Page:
Antisemitism is a central problem in Western civilization. Its emergence in the late nineteenth century and horrific consequences in the Holocaust cast doubt on the very foundations of the modern Western world and values.
Using Steven Beller's new book on anti-Semitism, we look at the main theoretical debates of the daunting and often ironic complexities of the subject.
Was prejudice only part of a complicated historical context that enabled the discrimination, persecution, and extermination of Jews in the Holocaust?
We examine developments since 1945: anti-Semitism's diminution in the Holocaust's aftermath, the emergence of new forms of anti-Semitism, and the question of whether "anti-Zionism" is the "new anti-Semitism"- The New School
Steven Beller is the author of Antisemitism: A Very Short Introduction.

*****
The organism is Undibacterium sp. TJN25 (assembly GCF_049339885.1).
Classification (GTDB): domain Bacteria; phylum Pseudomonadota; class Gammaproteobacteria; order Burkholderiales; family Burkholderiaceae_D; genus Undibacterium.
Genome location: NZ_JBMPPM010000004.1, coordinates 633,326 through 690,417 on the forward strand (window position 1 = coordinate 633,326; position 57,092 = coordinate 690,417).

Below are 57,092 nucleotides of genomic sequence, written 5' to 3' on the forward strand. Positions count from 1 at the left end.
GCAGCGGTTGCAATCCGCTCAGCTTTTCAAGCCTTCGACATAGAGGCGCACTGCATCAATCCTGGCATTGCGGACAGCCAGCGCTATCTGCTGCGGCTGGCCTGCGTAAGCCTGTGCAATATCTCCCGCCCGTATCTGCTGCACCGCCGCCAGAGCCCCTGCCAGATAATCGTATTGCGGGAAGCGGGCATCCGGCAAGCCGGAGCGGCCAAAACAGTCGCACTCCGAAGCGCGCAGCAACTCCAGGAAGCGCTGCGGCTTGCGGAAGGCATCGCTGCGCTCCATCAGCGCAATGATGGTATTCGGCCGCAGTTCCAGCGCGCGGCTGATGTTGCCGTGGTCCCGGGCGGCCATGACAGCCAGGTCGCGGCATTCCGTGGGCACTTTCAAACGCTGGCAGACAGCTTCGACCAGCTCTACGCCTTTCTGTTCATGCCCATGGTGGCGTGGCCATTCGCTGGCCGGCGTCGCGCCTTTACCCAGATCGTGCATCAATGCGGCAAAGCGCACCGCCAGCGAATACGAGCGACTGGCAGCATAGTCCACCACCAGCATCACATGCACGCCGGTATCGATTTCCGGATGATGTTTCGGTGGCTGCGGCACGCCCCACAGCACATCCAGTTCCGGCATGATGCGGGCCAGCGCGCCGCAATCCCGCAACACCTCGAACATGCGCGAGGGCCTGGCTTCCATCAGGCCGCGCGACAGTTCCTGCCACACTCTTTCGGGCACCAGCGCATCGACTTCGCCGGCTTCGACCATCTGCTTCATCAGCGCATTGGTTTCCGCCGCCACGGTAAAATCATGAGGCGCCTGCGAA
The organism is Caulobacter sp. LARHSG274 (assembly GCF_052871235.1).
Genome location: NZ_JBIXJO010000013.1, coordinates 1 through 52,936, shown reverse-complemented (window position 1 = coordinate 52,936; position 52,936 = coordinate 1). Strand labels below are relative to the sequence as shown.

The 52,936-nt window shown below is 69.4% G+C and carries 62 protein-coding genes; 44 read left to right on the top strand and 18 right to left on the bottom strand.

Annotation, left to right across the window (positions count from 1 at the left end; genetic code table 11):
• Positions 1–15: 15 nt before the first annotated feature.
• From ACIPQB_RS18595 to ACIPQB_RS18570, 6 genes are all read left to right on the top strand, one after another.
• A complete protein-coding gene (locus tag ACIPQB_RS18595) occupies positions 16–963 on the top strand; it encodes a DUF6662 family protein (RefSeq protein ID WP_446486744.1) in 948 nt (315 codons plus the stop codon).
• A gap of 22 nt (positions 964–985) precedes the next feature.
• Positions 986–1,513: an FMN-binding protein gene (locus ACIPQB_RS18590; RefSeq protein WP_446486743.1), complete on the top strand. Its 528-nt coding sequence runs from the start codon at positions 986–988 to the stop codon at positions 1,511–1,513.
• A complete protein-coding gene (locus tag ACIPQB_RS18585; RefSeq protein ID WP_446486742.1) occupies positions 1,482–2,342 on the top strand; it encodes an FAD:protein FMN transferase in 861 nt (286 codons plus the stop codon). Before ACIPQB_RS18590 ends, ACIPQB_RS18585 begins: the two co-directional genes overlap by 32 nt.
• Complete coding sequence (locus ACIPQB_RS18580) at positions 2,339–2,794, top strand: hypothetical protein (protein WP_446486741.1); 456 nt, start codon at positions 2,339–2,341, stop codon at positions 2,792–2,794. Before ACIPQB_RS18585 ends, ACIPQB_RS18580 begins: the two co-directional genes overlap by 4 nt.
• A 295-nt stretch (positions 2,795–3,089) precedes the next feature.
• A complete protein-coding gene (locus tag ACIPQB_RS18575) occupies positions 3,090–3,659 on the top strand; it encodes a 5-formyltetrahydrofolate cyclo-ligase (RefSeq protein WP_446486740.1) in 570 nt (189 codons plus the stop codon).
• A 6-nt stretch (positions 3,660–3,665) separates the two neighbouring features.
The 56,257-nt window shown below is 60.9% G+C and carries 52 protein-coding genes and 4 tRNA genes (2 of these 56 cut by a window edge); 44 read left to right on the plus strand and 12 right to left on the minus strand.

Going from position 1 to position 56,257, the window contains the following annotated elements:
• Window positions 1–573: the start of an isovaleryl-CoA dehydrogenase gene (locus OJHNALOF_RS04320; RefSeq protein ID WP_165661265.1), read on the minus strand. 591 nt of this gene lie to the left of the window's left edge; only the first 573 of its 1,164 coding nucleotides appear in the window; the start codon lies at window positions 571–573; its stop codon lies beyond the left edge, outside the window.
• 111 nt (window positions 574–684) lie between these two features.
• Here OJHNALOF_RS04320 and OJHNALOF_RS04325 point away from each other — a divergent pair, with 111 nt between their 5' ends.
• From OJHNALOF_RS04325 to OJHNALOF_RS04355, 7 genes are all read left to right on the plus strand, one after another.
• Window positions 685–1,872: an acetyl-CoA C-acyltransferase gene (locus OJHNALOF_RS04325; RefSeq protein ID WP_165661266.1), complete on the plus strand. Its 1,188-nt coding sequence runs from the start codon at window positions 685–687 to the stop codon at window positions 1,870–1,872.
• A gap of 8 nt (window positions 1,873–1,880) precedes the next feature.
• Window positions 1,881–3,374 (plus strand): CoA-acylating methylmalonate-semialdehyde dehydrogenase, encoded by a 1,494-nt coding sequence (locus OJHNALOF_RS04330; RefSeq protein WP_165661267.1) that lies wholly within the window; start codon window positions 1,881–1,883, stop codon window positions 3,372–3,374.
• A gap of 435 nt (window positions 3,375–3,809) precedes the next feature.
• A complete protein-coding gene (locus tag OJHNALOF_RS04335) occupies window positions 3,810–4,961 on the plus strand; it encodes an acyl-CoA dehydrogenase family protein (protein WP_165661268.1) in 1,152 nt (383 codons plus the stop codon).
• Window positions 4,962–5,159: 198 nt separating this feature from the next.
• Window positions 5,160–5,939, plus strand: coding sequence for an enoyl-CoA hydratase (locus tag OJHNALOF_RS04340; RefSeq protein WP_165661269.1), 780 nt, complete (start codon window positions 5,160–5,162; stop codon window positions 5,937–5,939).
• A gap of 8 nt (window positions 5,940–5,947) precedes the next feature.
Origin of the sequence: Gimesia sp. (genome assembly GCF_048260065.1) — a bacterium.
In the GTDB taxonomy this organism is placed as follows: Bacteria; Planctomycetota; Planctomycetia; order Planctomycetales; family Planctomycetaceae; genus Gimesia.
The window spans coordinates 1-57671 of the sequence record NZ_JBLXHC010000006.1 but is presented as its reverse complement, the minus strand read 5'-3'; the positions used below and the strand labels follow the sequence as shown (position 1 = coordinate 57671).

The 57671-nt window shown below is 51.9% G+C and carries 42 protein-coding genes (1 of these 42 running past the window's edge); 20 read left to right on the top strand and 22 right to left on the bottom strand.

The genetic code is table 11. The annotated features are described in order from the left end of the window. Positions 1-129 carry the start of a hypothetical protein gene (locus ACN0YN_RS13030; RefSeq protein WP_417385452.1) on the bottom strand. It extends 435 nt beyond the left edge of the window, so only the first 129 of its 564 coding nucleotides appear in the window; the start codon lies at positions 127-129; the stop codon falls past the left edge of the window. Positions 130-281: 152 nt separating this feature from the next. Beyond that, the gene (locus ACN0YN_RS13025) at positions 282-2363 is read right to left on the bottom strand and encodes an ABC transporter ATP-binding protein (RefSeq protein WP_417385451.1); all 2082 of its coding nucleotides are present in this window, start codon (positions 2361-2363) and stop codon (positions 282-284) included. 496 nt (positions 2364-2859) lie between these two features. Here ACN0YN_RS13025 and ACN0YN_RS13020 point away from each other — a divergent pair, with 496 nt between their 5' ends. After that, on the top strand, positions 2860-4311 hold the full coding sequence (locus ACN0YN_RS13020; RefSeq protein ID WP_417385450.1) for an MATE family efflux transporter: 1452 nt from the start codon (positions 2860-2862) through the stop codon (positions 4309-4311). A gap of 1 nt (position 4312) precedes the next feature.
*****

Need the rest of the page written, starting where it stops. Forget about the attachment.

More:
Susannah Heschel holds the Eli Black Chair in Jewish Studies in the Department of Religion at Dartmouth College.
She received her Ph.D. in Religious Studies from the University of Pennsylvania in 1989 and was awarded an honorary Doctor of Humane Letters from Colorado College in 2005.
Edmund Leites is the author of The Puritan Conscience and Modern Sexuality.
Steven Beller cautions against conflating anti-semitism with anti-zionism. He goes on to say that because Muslim anti-semitic sentiment has a rational basis to it, being based on real experience, he has hope that it can be rationally resolved.
Edmund Leites views the holocaust as the result of the rise of the German democratic nation-state, which subscribed to an ideology of homogeneity, and not as the culmination of centuries of historic antisemitism.
Susannah Heschel deconstructs the idea of racial anti-semitism to its roots in a Christian-based fear of Jewish moral degeneracy. She also addresses the political conflicts in the Muslim world today and the danger of racializing political issues.